It has been sitting on our deck in steadily deteriorating condition for a dozen years or so, making a mockery of any profession I might make of being a handy guy around the house.
It probably was built by my grandfather, Herbert Daulphus Groves, who was a sharecropper in East Texas in the 1920s and ’30s. And who was wise enough to go by H.D.
One of my uncles explained in a piece he wrote about growing up in the Depression that his father worked “on the halves,” which meant that the landlord furnished a house, land, seeds, fertilizer and staple goods, and my grandfather and older members of the family worked the farm. Accounts were settled up at harvest time. One year, after the settling up, my granddad showed a profit of fifty cents for the year. Every other year he came out in the hole.
The farm where my grandparents lived and worked was an event space before the term was invented; it was where the Saturday night community dances were held. My grandmother played the piano, my dad played guitar and my granddad was responsible for liquid refreshments — “home brew” that he made available for purchase while reserving some for household consumption.
Limited by a third-grade education, my granddad took whatever jobs he could find to support his family. He was working in Texas City, Texas in 1947 when 600 people were killed in what has been called the largest industrial disaster in America’s history.
He was working in San Diego in 1945 when his not-quite 20-year-old daughter, his youngest, was found dead in the apartment she shared with her sailor-husband. Either because he couldn’t afford a ticket or because he couldn’t tear himself away from his beloved Audrey, he sat beside her casket in the baggage car of a train from San Diego to the little town in East Texas where she was to be buried.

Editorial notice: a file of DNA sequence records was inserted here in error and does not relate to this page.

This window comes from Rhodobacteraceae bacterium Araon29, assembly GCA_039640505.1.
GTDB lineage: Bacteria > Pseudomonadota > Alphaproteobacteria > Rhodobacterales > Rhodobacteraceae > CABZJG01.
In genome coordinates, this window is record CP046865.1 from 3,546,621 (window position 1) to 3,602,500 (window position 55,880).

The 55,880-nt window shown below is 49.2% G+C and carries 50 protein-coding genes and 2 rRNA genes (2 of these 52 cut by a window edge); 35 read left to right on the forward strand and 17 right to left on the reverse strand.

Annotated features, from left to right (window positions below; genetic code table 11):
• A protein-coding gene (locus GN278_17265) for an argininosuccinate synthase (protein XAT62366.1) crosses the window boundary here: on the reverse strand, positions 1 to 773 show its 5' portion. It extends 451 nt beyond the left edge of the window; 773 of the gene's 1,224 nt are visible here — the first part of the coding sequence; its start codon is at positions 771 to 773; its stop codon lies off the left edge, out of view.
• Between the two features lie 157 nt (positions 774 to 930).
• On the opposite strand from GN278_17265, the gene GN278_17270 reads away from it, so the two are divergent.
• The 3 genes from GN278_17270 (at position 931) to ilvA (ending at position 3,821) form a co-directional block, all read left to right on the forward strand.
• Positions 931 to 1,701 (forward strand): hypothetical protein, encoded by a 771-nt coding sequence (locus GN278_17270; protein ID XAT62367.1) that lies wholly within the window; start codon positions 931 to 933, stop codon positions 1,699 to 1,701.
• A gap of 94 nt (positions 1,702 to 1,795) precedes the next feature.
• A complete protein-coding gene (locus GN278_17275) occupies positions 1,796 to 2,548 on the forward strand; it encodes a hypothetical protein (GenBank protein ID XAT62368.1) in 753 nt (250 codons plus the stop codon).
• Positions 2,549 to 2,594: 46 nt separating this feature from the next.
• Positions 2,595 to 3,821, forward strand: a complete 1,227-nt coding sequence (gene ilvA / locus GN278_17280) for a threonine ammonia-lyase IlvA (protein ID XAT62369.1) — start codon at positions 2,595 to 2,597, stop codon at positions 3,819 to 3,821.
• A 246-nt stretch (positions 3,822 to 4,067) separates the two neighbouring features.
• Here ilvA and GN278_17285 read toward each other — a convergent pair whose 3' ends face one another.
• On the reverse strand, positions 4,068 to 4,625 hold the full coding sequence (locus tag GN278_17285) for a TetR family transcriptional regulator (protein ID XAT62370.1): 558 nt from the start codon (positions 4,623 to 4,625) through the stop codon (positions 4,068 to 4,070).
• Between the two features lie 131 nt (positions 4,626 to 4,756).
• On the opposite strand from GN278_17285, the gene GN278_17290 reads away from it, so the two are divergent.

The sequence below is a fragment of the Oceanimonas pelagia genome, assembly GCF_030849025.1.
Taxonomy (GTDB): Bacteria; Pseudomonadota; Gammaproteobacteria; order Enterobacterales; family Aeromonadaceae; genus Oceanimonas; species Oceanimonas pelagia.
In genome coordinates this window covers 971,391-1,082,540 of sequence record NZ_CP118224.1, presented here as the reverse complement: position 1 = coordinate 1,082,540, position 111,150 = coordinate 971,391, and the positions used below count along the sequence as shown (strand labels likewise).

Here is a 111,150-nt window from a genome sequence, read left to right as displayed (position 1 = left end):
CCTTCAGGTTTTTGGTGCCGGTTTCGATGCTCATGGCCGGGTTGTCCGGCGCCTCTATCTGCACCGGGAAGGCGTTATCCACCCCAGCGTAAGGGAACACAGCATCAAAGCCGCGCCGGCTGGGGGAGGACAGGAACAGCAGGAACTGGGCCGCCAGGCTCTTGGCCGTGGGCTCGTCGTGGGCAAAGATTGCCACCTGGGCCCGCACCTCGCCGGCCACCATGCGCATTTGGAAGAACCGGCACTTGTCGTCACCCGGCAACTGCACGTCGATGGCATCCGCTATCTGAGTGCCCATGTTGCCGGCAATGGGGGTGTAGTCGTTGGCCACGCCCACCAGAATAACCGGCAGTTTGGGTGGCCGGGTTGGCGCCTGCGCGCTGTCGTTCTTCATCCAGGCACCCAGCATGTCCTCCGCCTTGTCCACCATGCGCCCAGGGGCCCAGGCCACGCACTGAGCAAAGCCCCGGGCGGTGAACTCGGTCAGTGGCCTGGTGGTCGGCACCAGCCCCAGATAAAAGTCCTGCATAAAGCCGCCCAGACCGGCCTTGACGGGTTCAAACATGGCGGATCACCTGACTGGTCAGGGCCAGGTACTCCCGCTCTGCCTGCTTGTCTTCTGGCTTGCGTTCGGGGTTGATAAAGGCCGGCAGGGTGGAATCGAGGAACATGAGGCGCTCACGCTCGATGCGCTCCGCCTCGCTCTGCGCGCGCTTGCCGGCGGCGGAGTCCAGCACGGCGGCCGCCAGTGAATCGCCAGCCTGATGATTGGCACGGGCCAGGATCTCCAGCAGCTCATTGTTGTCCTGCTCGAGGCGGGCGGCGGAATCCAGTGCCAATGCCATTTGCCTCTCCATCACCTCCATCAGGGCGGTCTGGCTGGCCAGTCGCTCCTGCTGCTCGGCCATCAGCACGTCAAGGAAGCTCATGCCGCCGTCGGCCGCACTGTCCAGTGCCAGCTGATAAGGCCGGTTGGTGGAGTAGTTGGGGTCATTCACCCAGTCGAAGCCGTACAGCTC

One day when my dad and I were driving along backroads near where he grew up (Smyrna, Texas, whose current citizenry is outnumbered by the population of the local cemetery, 215 to 1,307), he pointed to a dilapidated farmhouse across a field and said, “That’s one of the places we lived when my dad was sharecropping.”
We pulled off the road and trudged through knee-high grass until we got to what had once been the back porch of a farmhouse. That is where we found it: a wooden bin, three feet by two feet by a foot and a half, divided into two more or less equal parts. My dad recognized it immediately. “We kept corn in one side,” he said, “and potatoes in the other.”
Purely functional and primitively made, it probably had never been painted. The hinges were rusty, and a couple of boards needed to be replaced.
I don’t know what being on that back porch meant to my dad after all those years. “We were poor,” he used to say, “but there was always somebody who had less.”
For me, the old bin was an artifact of our family’s struggles in harder times than I have ever known.
My dad and I could have marshalled plenty of rationalizations for what we did — the old bin was just sitting there rotting away; nobody knew it was there; we didn’t know who owned the property or how to find out — but we didn’t bother. We hauled it across the field, put it in the back of my dad’s pick-up and drove off. It has been on our deck ever since, with little prospect of being the subject of a much-needed renovation.
Then along came COVID-19, bringing with it an exploding vocabulary — pandemic, coronavirus, vector — who even knew what “social distancing” was a month ago? — and lots of spare time.
Needing something to do in the self-isolation sentence that has been handed down to all of us — and something to keep an unnamed grandson off the screen while he is out of school — I decided, finally, to repair the old bin.
As of this writing, I am still in the planning/purchasing supplies phase of the project. By the time I am finished — hopefully before our sentence has been lifted — I will have replaced more of the original boards than are left. Which will mean that I won’t be able to say in all honesty that it’s a bin my granddad built.
I think I will say that it’s a bin my granddad — and my grandson and I — built.